Three switchbacks after the fork to Slaughterhouse Canyon take the fork to the left and cross a small stream to view the Newhall house, now a stone shell. 


Once you cross this bridge you may explore the area of the Newhall Mansion and Skunk Harbor Beach. 






 While at the beach you will notice some old railroad trestles in the water of the cove. 



This was part of a narrow-gauge railroad built in 1875. 
This railroad hauled timber to sawmills near Glenbrook.




This lumber was used primarily in the Comstock Lode mines of Virginia City, Nevada, a lode of silver ore found in 1859.

The underground tunnels where the ore was extracted were prone to frequent and deadly cave-ins. Mining engineer Philip Deidesheimer solved this problem with the invention of a square-set timber framing system of interlocking rectangles that supported the mines walls.


Mining the Comstock - Wikipedia 


The timber for the framing systems came from the trees of the Sierra Nevada around Lake Tahoe. At the time land-stripping or clear cutting was the standard practice,  and the mature sugar, and Jeffrey pine trees were exactly what was needed to shore up the silver mines. 

The two  lumber companies responsible for cutting and processing this lumber were  D. L. Bliss’ Carson and Tahoe Lumber and Fluming Company near Glenbrook and the Sierra Nevada Wood and Lumber Company near Incline Village. By 1881 more than two billion board-feet of timber had been removed from the Lake Tahoe area.


Spooner Summit Clear Cut - On Line Nevada Encyclopedia



 After you have enjoyed the crescent shaped beach, return on the trail the way you came and continue south along the highway.  


Spooner Lake

Our next stop is Spooner Lake.  Here you may take a number of hikes, we suggest the 1 1/2 mile loop around the lake through a lovely Jeffrey pine forest and quaking aspen grove.  The turn off for Spooner is in less than 1/2 mile.  You will see signs for the lake on your right and the turn off will be to your left.



This hike is most spectacular in late spring for wildflower season and in the fall when the aspens turn from green to gold. 



The map below shows the trail.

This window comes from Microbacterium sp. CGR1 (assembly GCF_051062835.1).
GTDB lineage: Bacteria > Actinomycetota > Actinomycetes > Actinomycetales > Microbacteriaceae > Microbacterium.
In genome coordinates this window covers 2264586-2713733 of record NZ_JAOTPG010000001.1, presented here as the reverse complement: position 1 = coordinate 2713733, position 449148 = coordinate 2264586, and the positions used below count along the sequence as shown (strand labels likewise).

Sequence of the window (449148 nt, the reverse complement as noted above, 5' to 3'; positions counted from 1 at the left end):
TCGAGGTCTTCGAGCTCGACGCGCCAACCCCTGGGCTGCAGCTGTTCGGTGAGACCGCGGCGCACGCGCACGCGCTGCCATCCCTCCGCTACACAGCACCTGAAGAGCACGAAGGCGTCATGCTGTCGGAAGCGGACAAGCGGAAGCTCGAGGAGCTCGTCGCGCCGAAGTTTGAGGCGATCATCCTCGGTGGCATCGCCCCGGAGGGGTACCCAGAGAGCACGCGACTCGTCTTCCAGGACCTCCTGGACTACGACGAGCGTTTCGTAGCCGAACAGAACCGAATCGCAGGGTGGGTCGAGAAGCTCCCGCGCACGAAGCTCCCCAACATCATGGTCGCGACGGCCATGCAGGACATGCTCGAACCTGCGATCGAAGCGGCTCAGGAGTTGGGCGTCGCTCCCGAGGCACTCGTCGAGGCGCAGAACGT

The trailhead is next to the restroom.  There is a sign there which states "All Trails."  Head toward the lake then turn left and follow the trail clockwise around the lake.




You will cross over a small dam and pass through a Jeffrey pine forest.  





Along the way there will be interpretive signs to explain what you might see along the hike.

 

When you come to the opposite end of the lake you will curve through a spectacular grove of quaking aspen, 




 walk along a raised pathway,  then wind your way back to where you began. 






Breaks in the trees allow for views back across the lake and sightings of ducks and other waterfowl. Once you return to the parking area, follow the park road back to the highway and turn left. Then in less than ½ mile use the right lane to merge onto Highway 50 toward South Lake Tahoe.  



As you make your entrance onto Highway 50 look to your right.  This is Spooner Summit Snow Play area, an informal sledding hill during snow season.

Our next stop, Logan Shoals Vista Point, is in about 5 miles.  But before we get there you let me tell you a bit about the highway your are on.  




You may, or may not have seen a brown sign on the right of the highway designating this area of the highway an Auto Tour Route of a National Historic Trail. This segment of highway connects The California Trail at Carson City, Nevada to the central route of the Pony Express National Historic Trail.